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We are launching BlueNRG-2N, our first Bluetooth 5 network processor. Unlike the BlueNRG-2 System-on-Chip (SoC), this network processor doesn’t offer the use of a microcontroller to the user. Previously the only ST Bluetooth network processor was the Bluetooth 4.2 BlueNRG-MS. We featured it in many blog posts. In the PlacePod paper￼, the device helped update the firmware of a parking detection system. In the Snuza Pico, it paired with a smartphone to send data or an alert in the event of distress. The BlueNRG-2N now acts as its successor, opening the door to more powerful applications running in low-power systems.
ST offers Bluetooth SoCs like the BlueNRG-2 because the microcontroller inside can serve as the primary host. Or developers need the MCU for a piece of their overall application. For instance, the Nextent Tag fits its entire contact tracing and physical distancing app into the BlueNRG-2’s Cortex-M0. However, when engineers needed an external MCU but were also very power-conscious, they would choose the BlueNRG-MS processor. The problem arose when they would require a processor that would support Bluetooth 5. The BlueNRG-2N solves that issue while also redefining the accessibility, the security, and the efficiency of our Bluetooth platform.
BlueNRG-2N: A More Accessible Platform Thanks to a Pre-Programmed Firmware Image
Feature-wise, the new BlueNRG-2N, and the BlueNRG-2 are identical. Developers can thus enjoy a wide range of functionalities in a module that consumes only 6.2 mA at -2 dBm. And to help teams wishing to experiment with the BlueNRG-2N as soon as possible, we released a special firmware. Engineers can flash the STSW-BNRG2N-V320 onto an existing BlueNRG-2 and use it as a BlueNRG-2N. It’s thus the quickest way to start a proof-of-concept with the new device.
Traditionally, once teams start to work on their custom design, they inevitably have to program their BlueNRG-2. As a result, we have an SDK and other tools to help them. Nonetheless, we decided to go one step further with the release of our latest network coprocessor. Indeed, the BlueNRG-2N will come pre-programmed by ST with a certified image. Hence, developers will not need to program it, thus reducing their time to market. Additionally, hackers won’t be able to run a different microcode. Securing the Bluetooth module thus became vastly more straightforward and more thorough.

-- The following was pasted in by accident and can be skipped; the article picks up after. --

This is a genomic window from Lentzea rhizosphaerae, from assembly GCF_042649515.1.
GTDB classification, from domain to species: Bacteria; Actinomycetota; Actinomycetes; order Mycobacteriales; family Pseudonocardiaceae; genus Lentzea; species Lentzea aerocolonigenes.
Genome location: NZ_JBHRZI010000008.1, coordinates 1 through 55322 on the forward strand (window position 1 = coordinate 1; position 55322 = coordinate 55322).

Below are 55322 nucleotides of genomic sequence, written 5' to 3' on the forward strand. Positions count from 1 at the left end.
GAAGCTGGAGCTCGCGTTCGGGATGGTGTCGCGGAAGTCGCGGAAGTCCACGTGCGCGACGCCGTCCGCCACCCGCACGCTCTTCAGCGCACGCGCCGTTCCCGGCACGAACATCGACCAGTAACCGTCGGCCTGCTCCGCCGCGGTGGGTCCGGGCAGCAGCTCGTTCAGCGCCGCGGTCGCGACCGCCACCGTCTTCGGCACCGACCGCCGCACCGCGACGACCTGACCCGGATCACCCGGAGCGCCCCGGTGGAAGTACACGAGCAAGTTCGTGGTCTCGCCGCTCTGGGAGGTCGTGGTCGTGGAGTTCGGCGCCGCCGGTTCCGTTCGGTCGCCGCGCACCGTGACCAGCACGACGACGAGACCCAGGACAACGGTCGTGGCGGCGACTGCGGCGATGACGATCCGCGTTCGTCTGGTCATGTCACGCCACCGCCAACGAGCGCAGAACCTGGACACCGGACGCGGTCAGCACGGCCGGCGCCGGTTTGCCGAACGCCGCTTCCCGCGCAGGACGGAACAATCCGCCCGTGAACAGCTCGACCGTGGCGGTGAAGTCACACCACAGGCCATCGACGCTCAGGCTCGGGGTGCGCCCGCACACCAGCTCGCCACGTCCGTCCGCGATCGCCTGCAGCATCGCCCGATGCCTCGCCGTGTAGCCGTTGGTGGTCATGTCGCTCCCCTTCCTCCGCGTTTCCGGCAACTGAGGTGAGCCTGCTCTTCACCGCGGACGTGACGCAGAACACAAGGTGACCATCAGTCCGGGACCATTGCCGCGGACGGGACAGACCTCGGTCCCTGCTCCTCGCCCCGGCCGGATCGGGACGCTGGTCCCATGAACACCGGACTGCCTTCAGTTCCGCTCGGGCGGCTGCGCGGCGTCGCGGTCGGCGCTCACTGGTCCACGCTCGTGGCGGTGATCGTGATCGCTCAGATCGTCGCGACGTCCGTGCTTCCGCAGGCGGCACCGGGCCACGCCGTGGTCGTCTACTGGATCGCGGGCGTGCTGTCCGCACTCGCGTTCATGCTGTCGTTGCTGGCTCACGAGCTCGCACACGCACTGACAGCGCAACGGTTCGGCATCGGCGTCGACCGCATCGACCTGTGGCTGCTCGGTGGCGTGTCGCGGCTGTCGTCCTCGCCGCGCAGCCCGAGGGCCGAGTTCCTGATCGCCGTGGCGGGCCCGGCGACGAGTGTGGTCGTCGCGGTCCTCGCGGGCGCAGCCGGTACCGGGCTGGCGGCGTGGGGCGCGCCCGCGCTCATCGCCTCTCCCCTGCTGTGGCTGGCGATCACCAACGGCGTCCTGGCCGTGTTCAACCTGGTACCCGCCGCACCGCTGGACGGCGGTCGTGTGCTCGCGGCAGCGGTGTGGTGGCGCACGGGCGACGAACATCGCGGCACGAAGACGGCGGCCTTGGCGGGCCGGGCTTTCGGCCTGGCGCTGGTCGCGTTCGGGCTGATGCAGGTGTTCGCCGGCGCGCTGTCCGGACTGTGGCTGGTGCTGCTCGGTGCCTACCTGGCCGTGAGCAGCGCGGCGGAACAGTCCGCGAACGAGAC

BlueNRG-2N: A More Efficient Platform Thanks to Data Length Extension for Faster Firmware Updates
As we saw in the PlacePod case study, companies used the BlueNRG-MS to update their system’s firmware. However, such a process can take a lot of time. After all, Bluetooth 4.2 didn’t primarily target this use case. However, ST can bring a solution to this issue with the BlueNRG-2N. Since our latest device offers the same features as the BlueNRG-2, the new Bluetooth coprocessor supports Data Length Extension. Overall, the functionality will enable 2.5 times faster firmware upgrades (up to 700 kbps) compared to a system running on BlueNRG-MS.
Data Length Extension allows the creation of a much larger Data Channel Protocol Data Unit (PDU) Payload. At the heart of every telecommunication protocol, the PDU represents a unit that the system transmits to another module. On Bluetooth, the PDU’s Payload is traditionally 27 bytes with ATT Data accounting for 20 bytes. With DLE, developers can use a PDU Payload of up to 251 bytes because the ATT Data part can now hold 244 bytes. Transmitting more data at once makes updating a firmware over-the-air much faster and more reliable.
BlueNRG-2N: A More Secure Platform Thanks to LE Privacy 1.2 and Randomized MAC Addresses
Another everyday use case for the BlueNRG-MS was to pair it with a smartphone or smart device. Once two products pair and trust each other, they advertise to one another to reconnect. For instance, after powering a smart speaker back on, the product will advertise to a smartphone, hoping to establish a connection. During this process, a Bluetooth device sends its MAC address. Unfortunately, this can be a potential security threat if hackers are snooping. Since BlueNRG-2N draws from BlueNRG-2, developers can enjoy privacy features that weren’t present on the BlueNRG-MS. For instance, teams now have access to LE Privacy measures.
If developers use LE privacy, the advertising radio will send a reconnection address, a random MAC address. Once the trusted device receives it, it can use a cryptographic key from the trusted module to get the real MAC address out of the reconnection one. Moreover, BlueNRG-2N, just like BlueNRG-2, supports LE Privacy 1.2. This functionality allows the module to randomize the address using a timer. As a result, the network processor generates a new random address more often, thus giving developers more control. Furthermore, decrypting the reconnection address can also occur in the controller instead of the host MCU. Moving the computation to the controller thus saves energy and time.